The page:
Refugees Without an Asylum CountryRefugees Without an Asylum Country
No. 15 (XXX) - 1979

Executive Committee 30th session. Contained in United Nations General Assembly Document No. 12A (A/34/12/Add.1). Conclusion endorsed by the Executive Committee of the High Commissioner's Programme upon the recommendation of the Sub-Committee of the Whole on International Protection of Refugees.

The Executive Committee,

Considered that States should be guided by the following considerations:

General principles

(a) States should use their best endeavours to grant asylum to bona fide asylum-seekers;

(b) Action whereby a refugee is obliged to return or is sent to a country where he has reason to fear persecution constitutes a grave violation of the recognized principle of non-refoulement;

(c) It is the humanitarian obligation of all coastal States to allow vessels in distress to seek haven in their waters and to grant asylum, or at least temporary refuge, to persons on board wishing to seek asylum;

(d) Decisions by States with regard to the granting of asylum shall be made without discrimination as to race, religion, political opinion, nationality or country of origin;

(e) In the interest of family reunification and for humanitarian reasons, States should facilitate the admission to their territory of at least the spouse and minor or dependent children of any person to whom temporary refuge or durable asylum has been granted;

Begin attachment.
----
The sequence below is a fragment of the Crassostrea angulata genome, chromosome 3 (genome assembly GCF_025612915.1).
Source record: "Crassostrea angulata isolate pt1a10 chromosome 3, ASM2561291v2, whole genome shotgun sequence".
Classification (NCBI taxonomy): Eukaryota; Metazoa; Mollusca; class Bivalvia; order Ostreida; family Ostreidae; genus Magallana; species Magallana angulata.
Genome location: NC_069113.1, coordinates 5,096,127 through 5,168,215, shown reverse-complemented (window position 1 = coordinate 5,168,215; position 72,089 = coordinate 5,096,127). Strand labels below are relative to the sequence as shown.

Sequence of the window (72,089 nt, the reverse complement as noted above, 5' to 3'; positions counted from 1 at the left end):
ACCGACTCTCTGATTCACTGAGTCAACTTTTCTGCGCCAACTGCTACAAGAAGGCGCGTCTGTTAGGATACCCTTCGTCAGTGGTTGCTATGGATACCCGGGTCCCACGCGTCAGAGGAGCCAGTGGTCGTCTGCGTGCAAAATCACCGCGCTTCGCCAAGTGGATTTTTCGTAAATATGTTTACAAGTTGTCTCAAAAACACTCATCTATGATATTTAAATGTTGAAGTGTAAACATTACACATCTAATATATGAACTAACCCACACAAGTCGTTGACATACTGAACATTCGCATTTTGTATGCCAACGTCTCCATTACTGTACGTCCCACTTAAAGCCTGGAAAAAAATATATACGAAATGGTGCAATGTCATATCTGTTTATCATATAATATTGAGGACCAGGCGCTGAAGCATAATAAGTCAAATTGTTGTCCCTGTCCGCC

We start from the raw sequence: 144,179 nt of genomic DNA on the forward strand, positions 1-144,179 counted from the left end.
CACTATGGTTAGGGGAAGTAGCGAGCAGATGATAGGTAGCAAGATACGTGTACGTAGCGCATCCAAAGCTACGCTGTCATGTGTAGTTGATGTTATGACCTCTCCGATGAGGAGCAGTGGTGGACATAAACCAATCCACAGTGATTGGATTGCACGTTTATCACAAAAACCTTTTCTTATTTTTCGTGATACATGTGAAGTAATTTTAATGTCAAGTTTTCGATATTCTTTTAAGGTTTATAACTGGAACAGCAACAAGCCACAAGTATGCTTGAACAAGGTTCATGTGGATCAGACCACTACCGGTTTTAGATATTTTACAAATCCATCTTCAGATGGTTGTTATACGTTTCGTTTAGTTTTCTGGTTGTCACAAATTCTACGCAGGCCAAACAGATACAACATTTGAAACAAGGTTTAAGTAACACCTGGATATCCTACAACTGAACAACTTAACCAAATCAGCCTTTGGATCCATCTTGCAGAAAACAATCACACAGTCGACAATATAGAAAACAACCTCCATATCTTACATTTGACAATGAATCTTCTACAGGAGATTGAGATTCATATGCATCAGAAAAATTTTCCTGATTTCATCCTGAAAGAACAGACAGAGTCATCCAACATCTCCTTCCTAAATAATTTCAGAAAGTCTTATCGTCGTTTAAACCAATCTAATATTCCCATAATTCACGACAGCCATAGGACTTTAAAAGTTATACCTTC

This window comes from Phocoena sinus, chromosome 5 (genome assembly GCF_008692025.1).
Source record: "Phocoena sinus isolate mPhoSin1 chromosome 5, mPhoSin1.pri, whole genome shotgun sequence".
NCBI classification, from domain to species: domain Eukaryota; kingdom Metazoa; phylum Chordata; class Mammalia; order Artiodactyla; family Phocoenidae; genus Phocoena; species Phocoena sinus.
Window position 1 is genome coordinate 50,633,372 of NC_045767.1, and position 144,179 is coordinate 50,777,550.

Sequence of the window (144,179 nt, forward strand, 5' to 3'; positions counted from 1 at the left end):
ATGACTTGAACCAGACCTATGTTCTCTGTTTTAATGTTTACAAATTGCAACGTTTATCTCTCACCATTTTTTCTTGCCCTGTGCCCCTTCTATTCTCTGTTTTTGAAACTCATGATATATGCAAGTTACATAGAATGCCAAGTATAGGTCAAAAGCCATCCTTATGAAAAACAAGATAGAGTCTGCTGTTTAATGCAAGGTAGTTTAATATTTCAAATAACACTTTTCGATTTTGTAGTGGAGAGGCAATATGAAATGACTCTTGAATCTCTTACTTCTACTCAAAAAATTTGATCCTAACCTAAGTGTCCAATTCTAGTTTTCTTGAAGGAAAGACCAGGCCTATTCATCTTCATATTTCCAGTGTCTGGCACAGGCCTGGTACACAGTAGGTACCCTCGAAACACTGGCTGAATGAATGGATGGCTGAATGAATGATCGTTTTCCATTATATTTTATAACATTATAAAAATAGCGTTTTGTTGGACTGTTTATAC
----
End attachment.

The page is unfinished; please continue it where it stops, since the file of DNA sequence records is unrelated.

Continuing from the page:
Situations involving a large-scale influx of asylum-seekers

(f) In cases of large-scale influx, persons seeking asylum should always receive at least temporary refuge. States which because of their geographical situation, or otherwise, are faced with a large-scale influx should as necessary and at the request of the State concerned receive immediate assistance from other States in accordance with the principle of equitable burden-sharing. Such States should consult with the Office of the United Nations High Commissioner for Refugees as soon as possible to ensure that the persons involved are fully protected, are given emergency assistance, and that durable solutions are sought;

(g) Other States should take appropriate measures individually, jointly or through the Office of the United Nations High Commissioner for Refugees or other international bodies to ensure that the burden of the first asylum country is equitably shared;

Situations involving individual asylum-seekers

(h) An effort should be made to resolve the problem of identifying the country responsible for examining an asylum request by the adoption of common criteria. In elaborating such criteria the following principles should be observed:

(i) The criteria should make it possible to identify in a positive manner the country which is responsible for examining an asylum request and to whose authorities the asylum-seeker should have the possibility of addressing himself;

(ii) The criteria should be of such a character as to avoid possible disagreement between States as to which of them should be responsible for examining an asylum request and should take into account the duration and nature of any sojourn of the asylum-seeker in other countries;